Vulnerability of SOHO routers becomes a topic of analyses by various security organizations almost every week. The 2017 Symantec report shows a year-on-year increase in the number of attacks on IoT devices by 600%. The most vulnerable are unsecured routers, which often make it possible to gain easy access to each connected device. The April’s alert from the official US-CERT also tells us of the growing number of these attacks and their severity.
In our project Honeypot as a Service (HaaS), we have attempted to convert all these attacks and the results of analysts’ work into more intelligible numbers by redirecting attackers to a central honeypot. More than 2,000 users have been involved in the project supported by the Technology Agency of the Czech Republic, of which almost three-fourths are users of Turris routers.
The high number of users subsequently reflected in the volume of captured data, i.e. sessions and commandssent by the attackers to the central honeypot. The target honeypot to which the attackers were redirected registered over 73 million sessions and nearly 42 million commands during the first half of this year (some of the attackers did not send any command), see the chart.
If we simplify the matter and assume that one session means one attempt to hack into the router, it will appear that every day our “Internet gateway” is a target of over 250 attacks, i.e. about ten attacks per hour. It is true that not all of these attempts are sophisticated attacks, but a more detailed analysis shows that in some cases the attacker could do significant damage.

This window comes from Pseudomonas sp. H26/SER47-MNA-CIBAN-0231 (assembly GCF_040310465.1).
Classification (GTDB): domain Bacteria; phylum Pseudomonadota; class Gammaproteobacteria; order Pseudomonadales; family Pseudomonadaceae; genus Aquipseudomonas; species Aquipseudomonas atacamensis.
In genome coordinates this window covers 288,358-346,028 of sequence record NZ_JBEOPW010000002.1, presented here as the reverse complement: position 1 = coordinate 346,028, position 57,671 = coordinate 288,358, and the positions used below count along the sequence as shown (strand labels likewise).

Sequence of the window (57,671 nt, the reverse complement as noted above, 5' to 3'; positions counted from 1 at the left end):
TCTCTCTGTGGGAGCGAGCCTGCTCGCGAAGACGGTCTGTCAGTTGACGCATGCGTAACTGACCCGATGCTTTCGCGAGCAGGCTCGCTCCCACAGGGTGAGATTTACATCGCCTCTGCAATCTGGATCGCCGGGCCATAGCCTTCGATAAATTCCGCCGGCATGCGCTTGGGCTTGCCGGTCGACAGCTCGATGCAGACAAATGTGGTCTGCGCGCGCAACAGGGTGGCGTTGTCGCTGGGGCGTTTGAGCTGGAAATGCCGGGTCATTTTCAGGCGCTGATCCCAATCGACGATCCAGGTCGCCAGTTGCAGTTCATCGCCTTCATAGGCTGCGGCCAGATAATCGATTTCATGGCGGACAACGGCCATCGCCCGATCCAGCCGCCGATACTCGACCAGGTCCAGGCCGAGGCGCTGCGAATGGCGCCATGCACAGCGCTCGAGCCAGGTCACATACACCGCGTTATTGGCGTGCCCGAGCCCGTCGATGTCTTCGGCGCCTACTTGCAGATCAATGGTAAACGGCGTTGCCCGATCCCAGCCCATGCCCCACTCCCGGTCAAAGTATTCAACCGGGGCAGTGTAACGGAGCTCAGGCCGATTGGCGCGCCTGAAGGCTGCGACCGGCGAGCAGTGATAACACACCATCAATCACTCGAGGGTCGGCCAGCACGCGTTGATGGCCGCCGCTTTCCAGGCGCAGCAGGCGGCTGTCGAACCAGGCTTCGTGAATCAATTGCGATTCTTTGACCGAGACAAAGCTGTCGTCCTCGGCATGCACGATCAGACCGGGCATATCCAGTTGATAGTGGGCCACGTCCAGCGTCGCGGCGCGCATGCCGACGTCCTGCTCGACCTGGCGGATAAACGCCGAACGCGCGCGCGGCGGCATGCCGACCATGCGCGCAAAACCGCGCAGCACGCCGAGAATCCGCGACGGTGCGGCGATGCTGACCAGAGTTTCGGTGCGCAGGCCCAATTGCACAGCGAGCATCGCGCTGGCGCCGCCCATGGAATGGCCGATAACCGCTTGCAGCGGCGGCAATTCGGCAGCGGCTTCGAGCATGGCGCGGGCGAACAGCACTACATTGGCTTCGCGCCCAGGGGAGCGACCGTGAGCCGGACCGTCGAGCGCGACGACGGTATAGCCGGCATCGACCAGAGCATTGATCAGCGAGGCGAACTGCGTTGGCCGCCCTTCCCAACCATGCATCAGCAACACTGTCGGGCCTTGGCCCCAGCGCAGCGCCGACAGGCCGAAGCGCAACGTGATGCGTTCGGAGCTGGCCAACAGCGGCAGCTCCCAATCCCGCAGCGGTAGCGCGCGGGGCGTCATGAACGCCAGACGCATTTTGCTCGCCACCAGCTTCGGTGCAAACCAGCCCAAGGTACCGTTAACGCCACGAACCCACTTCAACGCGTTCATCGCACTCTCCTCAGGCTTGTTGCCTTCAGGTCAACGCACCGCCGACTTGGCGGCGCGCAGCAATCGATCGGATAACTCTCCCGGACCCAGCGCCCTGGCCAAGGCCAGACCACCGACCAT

The possibility to take a closer look into the attacks was brought by the analysis of individual samples carried out in cooperation with our Taiwanese partner – Institute for Information Industry (III), under the Haas Project supported by the Technology Agency of the Czech Republic.
During the first half of this year, a total of 8,071 unique files taking more than 6 GB were uploaded to the server. Since only unique files were examined (i.e. if the file was captured in February, its capture in March does not count), the downward tendency of the captured samples makes sense.
As far as target architectures are concerned, the captured binary files were very diverse – from ARM to MIPS and x86, including a variety of sub-types. The two largest files had the same beginning as installation medium of Debian 9.3 and Linux Mint 18.3, the most probable explanation for which is the attackers’ attempt to verify how much data they can store on the newly acquired machine. Another interesting finding was a 17 MB text file containing over a million domain names including 945 ones in the .CZ zone. Due to the fact that among these Czech domains were prominent those of the government, this file was sent to the National Cyber and Information Security Agency (NÚKIB).
A dynamic analysis unveiled efforts to communicate with the Command and Control (C&C) server, i.e. the botnet control computer. The communication usually started with an initialization followed by a keep-alive connection. Other captured samples attempted to connect to the so-called mining field, where their job was to extract virtual currency for the attackers. Other samples demonstrated a DDoS attack attempt, which was later turned out to be an attempt to detect the ability of an infected computer to compromise source IP addresses.
Unlike a DDoS attack, this malware attempted to send only a few packets with different source IP addresses to the address of its C&C server. If it were detected that the newly acquired computer is capable to do that, it would most likely be misused for DDoS attacks. Today, this is a very common type of attack aimed at exhausting the resources of a target that has no chance of knowing whether it is a legitimate request of a user displaying website content or artificially generated traffic.
The analysis of public honeypot data has shown that attacks on home routers are unfortunately an everyday matter. Taking care of your router’s security should be as natural as using an antivirus software.